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Revista del Cuerpo Médico Hospital Nacional Almanzor Aguinaga Asenjo

versión impresa ISSN 2225-5109versión On-line ISSN 2227-4731

Rev. Cuerpo Med. HNAAA vol.14 no.3 Chiclayo jul./set. 2021  Epub 26-Nov-2021 

Original Articles

Effects of a multimodal rehabilitation program in COVID-19 patients admitted to the Intensive Care Unit: a quasi-experimental study

Efectos de un programa de rehabilitación multimodal en pacientes con COVID-19 ingresados en la Unidad de Cuidados Intensivos: un estudio cuasi-experimental

Ronald Milton Rodríguez-Montoya1  , Especialista en Medicina Intensivista

Julio Santos Hilario-Vargas2  , Doctor en Ciencias Biomédicas

Manuel Enrique Alcántara-Gutti3  , Especialista en Medicina Física y Rehabilitación

1Unidad de Cuidados Intensivos. Hospital Alta Complejidad Virgen de la Puerta. EsSalud. Trujillo. Perú.

2Departamento de Fisiología. Facultad de Medicina - Universidad Nacional de Trujillo. Trujillo. Perú.

3Hospital Víctor Lazarte Echegaray. EsSalud. Trujillo. Perú.



Patients with severe COVID-19 evolve to acute respiratory distress syndrome (ARDS) and require management in Intensive Care Units (ICU) where they are exposed to immobilization, immunosuppression, malnutrition, nosocomial infections; may develop ICU Acquired Weakness (ICUAW), which increases with the stay and use of mechanical ventilation (MV).There is evidence of the use of different modalities in rehabilitation to mitigate these effects.


To determine the efficacy of a Multimodal Rehabilitation Program (MRP) in reducing the number of days of mechanical ventilation and stay in patients hospitalized for COVID-19 in ICU, as well as to describe its clinical and hospital characteristics.

Material and Methods:

An quasi-experimental study was designed, with sequential sampling and without blinding. A control and intervention group was formed, with 32 participants each. A Multimodal Rehabilitation Program (MRP) based on four therapeutic modalities was applied and the intervention was quantified through the use of proposed indicators.


The variation in days of ICU stay and days of MV were similar in both groups. The Multimodal Rehabilitation Index (iMR) ranged from 0.1 to 2.7 (mean = 1.2, SD = 0.7) and had significance for cut-off points ≤ 0.81 and ≤ 0.94 in mortality (p = 0.02) and Ventilator-free days at 28 days (VFDs-28) (p = 0.01).


No statistically significant difference was found in favor of the intervention in terms of days of stay in the ICU and days of MV. Explanatorily, it was reported that iMR was related to (VFDs-28) and mortality in patients with severe COVID-19.

Key words: Covid-19; Physical medicine and rehabilitation; mechanical ventilation; intensive care unit



Los pacientes con COVID-19 severo, evolucionan a síndrome de distrés respiratorio agudo (SDRA)y requieren manejo en Unidades de Cuidados Intensivos (UCI) donde están expuestos a inmovilización, inmunosupresión, desnutrición, infecciones nosocomiales; pueden desarrollar Debilidad Adquirida (DAUCI o ICUAW), que se incrementa con la estancia y uso de ventilación mecánica (VM). También se incrementa la mortalidad.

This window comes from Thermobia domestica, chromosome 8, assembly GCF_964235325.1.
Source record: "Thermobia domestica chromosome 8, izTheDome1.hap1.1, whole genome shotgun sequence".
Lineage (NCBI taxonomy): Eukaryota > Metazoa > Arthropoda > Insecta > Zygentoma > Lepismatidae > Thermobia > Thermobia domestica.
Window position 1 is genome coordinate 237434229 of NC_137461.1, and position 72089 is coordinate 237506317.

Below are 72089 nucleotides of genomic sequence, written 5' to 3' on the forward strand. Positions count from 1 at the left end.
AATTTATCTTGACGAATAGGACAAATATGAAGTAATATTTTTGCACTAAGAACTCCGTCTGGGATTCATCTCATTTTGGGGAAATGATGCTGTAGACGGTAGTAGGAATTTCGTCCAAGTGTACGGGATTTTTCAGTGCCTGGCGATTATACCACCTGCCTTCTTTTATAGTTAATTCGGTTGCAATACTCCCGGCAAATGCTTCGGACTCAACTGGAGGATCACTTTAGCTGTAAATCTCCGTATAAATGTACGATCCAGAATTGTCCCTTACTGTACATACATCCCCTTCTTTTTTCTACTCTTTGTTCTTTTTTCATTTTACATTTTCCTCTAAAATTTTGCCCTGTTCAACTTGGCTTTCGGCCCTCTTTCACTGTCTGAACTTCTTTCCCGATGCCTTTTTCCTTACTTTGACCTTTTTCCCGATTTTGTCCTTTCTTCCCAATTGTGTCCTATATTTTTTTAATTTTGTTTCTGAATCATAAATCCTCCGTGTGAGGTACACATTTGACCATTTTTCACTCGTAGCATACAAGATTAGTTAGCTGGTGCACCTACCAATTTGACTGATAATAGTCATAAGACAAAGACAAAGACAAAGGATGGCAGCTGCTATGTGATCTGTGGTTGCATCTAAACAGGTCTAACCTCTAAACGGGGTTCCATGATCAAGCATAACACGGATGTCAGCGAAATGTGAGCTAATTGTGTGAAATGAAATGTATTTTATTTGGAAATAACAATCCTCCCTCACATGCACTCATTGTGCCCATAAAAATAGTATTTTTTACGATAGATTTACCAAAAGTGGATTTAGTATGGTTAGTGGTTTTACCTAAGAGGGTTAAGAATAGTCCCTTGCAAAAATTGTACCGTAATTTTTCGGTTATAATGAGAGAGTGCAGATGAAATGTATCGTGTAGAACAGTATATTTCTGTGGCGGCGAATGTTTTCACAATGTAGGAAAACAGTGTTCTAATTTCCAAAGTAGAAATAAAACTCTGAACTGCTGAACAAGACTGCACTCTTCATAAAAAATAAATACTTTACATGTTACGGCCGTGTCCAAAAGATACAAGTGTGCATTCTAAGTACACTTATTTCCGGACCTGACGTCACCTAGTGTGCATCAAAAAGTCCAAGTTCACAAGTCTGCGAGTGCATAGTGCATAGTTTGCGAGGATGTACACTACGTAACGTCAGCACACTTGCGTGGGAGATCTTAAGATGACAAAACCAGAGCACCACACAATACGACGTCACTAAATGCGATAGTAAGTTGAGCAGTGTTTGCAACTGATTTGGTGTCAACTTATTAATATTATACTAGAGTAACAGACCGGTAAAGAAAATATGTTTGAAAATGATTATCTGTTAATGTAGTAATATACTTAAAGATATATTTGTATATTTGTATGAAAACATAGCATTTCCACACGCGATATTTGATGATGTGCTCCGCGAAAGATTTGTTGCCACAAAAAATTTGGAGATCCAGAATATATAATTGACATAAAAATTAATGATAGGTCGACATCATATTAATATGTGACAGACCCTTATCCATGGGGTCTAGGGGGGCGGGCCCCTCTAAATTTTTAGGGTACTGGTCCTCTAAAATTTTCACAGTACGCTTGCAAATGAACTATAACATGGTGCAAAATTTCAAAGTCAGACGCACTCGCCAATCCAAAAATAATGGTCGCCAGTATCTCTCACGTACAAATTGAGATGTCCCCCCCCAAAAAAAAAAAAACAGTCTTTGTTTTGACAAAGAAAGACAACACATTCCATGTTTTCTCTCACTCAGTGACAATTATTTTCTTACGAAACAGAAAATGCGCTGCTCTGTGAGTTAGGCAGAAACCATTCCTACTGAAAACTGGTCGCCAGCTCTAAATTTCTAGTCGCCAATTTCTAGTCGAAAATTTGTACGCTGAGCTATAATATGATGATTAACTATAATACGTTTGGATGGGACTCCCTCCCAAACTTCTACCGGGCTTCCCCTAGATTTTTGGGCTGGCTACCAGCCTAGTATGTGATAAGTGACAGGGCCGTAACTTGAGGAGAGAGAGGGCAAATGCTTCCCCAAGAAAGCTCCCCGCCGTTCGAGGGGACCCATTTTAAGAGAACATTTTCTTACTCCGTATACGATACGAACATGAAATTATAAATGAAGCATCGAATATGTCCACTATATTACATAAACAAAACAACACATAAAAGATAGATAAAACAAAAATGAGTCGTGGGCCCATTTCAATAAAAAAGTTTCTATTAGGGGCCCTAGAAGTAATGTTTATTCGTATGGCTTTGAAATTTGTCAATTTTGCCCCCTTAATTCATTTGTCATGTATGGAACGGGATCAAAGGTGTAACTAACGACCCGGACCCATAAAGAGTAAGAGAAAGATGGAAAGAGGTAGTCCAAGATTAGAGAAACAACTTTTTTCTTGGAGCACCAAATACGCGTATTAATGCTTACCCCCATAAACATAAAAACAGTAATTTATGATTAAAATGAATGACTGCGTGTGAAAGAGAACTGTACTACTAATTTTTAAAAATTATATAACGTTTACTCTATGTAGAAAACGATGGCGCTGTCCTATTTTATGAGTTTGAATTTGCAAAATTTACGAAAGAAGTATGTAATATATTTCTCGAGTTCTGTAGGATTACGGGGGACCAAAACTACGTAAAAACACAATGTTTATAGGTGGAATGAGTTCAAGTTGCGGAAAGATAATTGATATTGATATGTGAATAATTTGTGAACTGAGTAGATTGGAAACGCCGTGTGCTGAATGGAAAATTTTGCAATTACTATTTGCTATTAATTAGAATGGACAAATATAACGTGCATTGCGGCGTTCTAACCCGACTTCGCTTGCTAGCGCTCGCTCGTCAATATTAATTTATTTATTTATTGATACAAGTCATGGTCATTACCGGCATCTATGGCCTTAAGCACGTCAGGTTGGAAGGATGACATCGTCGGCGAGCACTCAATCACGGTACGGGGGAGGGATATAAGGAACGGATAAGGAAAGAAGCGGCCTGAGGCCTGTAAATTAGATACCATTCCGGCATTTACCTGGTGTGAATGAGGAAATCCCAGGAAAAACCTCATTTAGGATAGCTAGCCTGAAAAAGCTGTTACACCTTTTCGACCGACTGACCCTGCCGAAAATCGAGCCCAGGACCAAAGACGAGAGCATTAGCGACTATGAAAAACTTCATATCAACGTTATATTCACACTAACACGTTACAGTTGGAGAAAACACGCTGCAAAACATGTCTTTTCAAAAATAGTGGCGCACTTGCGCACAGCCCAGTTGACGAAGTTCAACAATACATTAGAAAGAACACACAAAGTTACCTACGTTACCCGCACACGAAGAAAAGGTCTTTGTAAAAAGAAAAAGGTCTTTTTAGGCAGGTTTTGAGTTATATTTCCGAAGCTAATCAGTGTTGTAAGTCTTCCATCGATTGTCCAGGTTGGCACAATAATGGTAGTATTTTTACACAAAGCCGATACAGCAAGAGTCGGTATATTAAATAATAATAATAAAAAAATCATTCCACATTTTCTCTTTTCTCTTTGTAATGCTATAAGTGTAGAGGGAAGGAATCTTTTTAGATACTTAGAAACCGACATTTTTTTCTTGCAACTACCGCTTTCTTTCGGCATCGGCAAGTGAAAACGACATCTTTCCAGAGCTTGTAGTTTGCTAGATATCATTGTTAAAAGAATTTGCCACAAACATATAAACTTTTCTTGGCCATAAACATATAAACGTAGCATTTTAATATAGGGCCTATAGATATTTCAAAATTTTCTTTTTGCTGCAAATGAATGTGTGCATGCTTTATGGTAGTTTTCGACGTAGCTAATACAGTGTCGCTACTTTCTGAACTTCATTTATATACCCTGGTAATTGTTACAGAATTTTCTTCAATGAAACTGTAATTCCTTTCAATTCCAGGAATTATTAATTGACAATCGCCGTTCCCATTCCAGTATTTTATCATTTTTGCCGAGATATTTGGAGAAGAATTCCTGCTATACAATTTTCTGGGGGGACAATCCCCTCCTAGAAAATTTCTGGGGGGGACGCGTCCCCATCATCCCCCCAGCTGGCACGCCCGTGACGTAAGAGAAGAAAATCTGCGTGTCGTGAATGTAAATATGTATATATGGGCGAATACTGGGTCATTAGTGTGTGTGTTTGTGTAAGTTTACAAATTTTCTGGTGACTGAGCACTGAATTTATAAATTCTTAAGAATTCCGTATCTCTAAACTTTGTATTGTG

Determinar la eficacia de un Programa de Rehabilitación Multimodal (PRM) en la disminución de días de ventilación mecánica y estancia en los pacientes hospitalizados por COVID-19 en UCI, así como describir sus características clínicas y hospitalarias.

Material y Métodos:

Se diseñó un estudio experimental, de muestreo secuencial y sin cegamiento. Se conformó un grupo control e intervención, con 32 participantes cada uno. Se aplicó un Programa de Rehabilitación Multimodal (PRM) basado en cuatro modalidades terapéuticas y se cuantificó la intervención a través del uso de indicadores propuestos.


La variación en días de estancia UCI y días de VM fueron similar en ambos grupos. El Índice de Rehabilitación Multimodal (iRM)varió desde 0.11 a 2.71 (media= 1.23, DS=0.7) y tuvo significancia para los puntos de corte ≤ 0.81 y ≤ 0.94 en mortalidad (p=0.02) y días libres de ventilación mecánica al día 28 (DLVM-28) (p=0.01).


No se halló diferencia estadísticamente significativa a favor de la intervención en cuando a días de estancia en UCI y días de VM. Exploratoriamente se reportó que el iRM tuvo relación con los DLVM-28 y de la mortalidad en pacientes con COVID-19 severo.

Palabras clave: Covid-19; Medicina Física y Rehabilitación; ventilación mecánica; Unidad de cuidados intensivos


Patients with the severe form of COVID-19 develop viral pneumonia with severe hypoxemia that progresses to acute respiratory distress syndrome (ARDS). These patients require management in Intensive Care Units (ICU) where they are exposed to immobilization, immunosuppression, malnutrition or infections, thus increasing mortality and stay in the ICU 1. Rehabilitation is one of the approaches formulated in the face of this situation and the strategies applied have been reinforced or rejected according to the results based on the evidence and the greater understanding of this pandemic 2,3,4,5,6.